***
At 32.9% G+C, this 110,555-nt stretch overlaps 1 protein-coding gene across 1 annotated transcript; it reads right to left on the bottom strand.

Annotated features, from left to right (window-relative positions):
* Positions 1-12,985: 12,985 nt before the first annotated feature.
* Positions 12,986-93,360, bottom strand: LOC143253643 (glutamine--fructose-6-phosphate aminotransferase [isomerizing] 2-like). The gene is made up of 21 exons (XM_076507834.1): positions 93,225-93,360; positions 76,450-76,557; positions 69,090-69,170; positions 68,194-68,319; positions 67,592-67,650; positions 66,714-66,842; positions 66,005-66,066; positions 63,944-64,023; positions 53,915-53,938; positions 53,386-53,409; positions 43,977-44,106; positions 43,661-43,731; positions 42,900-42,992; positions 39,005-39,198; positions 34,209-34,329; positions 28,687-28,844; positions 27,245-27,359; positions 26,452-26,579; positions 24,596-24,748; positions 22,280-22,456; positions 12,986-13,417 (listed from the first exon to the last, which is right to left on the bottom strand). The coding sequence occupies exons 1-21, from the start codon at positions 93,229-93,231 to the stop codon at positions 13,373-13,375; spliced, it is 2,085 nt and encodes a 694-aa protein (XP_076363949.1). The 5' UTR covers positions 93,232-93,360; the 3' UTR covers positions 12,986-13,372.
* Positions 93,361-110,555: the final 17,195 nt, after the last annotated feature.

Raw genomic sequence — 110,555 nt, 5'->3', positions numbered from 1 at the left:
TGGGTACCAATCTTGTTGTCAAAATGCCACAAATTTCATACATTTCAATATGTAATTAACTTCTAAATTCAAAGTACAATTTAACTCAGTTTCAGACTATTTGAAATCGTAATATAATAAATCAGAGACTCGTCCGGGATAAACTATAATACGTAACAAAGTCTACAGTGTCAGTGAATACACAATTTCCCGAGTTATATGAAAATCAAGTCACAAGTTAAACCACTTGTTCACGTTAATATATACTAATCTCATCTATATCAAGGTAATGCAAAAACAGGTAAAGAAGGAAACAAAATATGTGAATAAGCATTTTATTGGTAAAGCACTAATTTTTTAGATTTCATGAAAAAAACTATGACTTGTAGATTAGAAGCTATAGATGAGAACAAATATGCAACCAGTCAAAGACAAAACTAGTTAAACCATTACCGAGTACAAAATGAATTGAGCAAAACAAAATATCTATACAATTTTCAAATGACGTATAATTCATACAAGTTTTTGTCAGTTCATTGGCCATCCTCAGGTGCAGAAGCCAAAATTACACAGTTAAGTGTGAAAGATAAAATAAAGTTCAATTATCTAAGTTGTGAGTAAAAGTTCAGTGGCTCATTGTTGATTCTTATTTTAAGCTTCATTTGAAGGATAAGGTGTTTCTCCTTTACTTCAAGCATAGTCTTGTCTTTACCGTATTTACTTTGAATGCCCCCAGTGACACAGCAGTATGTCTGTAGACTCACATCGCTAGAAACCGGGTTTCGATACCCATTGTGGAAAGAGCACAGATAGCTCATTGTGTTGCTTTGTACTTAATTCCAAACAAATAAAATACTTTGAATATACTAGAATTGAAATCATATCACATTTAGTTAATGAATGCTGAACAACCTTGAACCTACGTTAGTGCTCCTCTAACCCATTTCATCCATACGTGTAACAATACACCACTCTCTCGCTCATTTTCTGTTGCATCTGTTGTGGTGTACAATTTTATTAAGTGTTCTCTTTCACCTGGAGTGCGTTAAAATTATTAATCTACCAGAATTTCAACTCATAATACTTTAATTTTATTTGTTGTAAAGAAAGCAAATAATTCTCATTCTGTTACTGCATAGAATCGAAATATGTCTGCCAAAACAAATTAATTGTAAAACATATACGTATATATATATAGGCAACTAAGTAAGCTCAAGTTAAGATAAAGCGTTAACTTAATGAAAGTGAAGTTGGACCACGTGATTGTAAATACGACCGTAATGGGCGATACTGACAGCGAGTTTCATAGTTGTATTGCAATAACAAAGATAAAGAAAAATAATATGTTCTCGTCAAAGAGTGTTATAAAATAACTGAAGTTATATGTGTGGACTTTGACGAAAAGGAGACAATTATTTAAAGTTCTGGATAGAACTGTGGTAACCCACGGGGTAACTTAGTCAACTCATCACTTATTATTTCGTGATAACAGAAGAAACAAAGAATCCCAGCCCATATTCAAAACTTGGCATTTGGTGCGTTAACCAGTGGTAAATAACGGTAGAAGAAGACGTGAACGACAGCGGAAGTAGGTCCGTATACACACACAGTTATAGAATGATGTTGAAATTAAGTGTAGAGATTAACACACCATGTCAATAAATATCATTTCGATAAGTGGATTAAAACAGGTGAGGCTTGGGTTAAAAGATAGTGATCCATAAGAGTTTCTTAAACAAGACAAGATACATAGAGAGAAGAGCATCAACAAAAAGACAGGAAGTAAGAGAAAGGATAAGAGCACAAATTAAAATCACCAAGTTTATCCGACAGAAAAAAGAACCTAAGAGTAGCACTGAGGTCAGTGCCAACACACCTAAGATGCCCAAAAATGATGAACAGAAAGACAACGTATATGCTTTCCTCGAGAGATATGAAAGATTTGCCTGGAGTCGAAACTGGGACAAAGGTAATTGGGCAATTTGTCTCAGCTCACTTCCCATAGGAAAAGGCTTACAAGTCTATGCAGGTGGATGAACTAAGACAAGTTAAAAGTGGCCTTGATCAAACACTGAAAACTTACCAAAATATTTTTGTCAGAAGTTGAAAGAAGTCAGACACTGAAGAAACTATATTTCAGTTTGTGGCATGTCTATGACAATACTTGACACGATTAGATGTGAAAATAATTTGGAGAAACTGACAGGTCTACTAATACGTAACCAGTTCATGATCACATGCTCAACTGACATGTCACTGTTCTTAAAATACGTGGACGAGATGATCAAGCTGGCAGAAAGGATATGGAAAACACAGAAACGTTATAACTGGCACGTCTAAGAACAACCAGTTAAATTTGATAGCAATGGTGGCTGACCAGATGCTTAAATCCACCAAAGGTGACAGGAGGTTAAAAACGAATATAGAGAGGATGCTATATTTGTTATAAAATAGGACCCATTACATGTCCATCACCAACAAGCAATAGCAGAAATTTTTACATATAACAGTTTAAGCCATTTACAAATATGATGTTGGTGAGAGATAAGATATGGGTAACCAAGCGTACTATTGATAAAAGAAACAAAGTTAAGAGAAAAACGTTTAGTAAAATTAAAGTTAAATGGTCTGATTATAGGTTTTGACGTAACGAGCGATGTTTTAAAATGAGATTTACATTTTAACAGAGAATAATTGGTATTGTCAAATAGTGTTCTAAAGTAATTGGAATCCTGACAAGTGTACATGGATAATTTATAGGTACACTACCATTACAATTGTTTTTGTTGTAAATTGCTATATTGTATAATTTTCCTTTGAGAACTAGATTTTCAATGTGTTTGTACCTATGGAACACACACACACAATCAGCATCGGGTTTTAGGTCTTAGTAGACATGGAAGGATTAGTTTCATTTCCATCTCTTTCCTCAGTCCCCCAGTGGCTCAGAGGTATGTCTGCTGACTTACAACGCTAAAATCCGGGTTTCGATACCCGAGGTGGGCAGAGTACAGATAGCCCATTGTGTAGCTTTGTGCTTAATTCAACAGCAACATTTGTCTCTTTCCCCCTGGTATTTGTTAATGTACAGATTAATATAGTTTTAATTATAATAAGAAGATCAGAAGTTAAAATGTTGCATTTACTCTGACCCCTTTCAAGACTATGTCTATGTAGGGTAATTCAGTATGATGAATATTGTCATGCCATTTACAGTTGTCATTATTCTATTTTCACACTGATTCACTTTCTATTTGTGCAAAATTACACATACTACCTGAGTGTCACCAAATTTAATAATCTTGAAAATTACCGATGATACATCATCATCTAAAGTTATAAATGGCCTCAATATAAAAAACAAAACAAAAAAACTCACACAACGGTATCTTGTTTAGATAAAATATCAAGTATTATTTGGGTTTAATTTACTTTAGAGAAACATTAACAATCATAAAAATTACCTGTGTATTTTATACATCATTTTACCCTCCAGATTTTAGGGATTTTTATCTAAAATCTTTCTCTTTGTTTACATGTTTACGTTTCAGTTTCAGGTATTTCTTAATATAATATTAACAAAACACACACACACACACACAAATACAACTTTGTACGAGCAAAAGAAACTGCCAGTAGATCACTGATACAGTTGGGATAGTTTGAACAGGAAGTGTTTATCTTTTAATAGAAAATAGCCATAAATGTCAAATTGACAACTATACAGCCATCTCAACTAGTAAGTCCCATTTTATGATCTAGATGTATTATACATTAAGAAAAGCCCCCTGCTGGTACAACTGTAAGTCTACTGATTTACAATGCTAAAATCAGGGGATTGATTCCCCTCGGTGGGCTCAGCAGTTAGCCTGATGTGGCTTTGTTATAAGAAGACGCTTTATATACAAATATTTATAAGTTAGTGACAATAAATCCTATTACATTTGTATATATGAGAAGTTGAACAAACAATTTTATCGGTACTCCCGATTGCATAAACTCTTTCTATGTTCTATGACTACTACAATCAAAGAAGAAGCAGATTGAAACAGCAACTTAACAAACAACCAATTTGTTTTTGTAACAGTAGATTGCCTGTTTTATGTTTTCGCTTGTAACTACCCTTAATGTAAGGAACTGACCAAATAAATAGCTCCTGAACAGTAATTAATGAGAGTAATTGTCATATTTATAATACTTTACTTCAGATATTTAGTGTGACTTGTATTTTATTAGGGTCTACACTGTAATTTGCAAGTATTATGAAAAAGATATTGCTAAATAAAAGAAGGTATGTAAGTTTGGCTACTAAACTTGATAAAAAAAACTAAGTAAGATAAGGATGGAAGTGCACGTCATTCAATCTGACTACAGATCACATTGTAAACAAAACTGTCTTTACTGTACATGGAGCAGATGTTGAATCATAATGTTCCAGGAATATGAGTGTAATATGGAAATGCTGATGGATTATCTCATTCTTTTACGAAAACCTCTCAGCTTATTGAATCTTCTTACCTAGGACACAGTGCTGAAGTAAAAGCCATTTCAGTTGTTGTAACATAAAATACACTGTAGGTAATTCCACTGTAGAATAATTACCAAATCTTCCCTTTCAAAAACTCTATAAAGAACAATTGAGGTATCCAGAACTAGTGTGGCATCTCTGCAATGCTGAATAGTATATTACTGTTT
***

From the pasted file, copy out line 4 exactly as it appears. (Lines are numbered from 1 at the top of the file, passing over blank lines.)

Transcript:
* Positions 12,986-93,360, bottom strand: LOC143253643 (glutamine--fructose-6-phosphate aminotransferase [isomerizing] 2-like). The gene is made up of 21 exons (XM_076507834.1): positions 93,225-93,360; positions 76,450-76,557; positions 69,090-69,170; positions 68,194-68,319; positions 67,592-67,650; positions 66,714-66,842; positions 66,005-66,066; positions 63,944-64,023; positions 53,915-53,938; positions 53,386-53,409; positions 43,977-44,106; positions 43,661-43,731; positions 42,900-42,992; positions 39,005-39,198; positions 34,209-34,329; positions 28,687-28,844; positions 27,245-27,359; positions 26,452-26,579; positions 24,596-24,748; positions 22,280-22,456; positions 12,986-13,417 (listed from the first exon to the last, which is right to left on the bottom strand). The coding sequence occupies exons 1-21, from the start codon at positions 93,229-93,231 to the stop codon at positions 13,373-13,375; spliced, it is 2,085 nt and encodes a 694-aa protein (XP_076363949.1). The 5' UTR covers positions 93,232-93,360; the 3' UTR covers positions 12,986-13,372.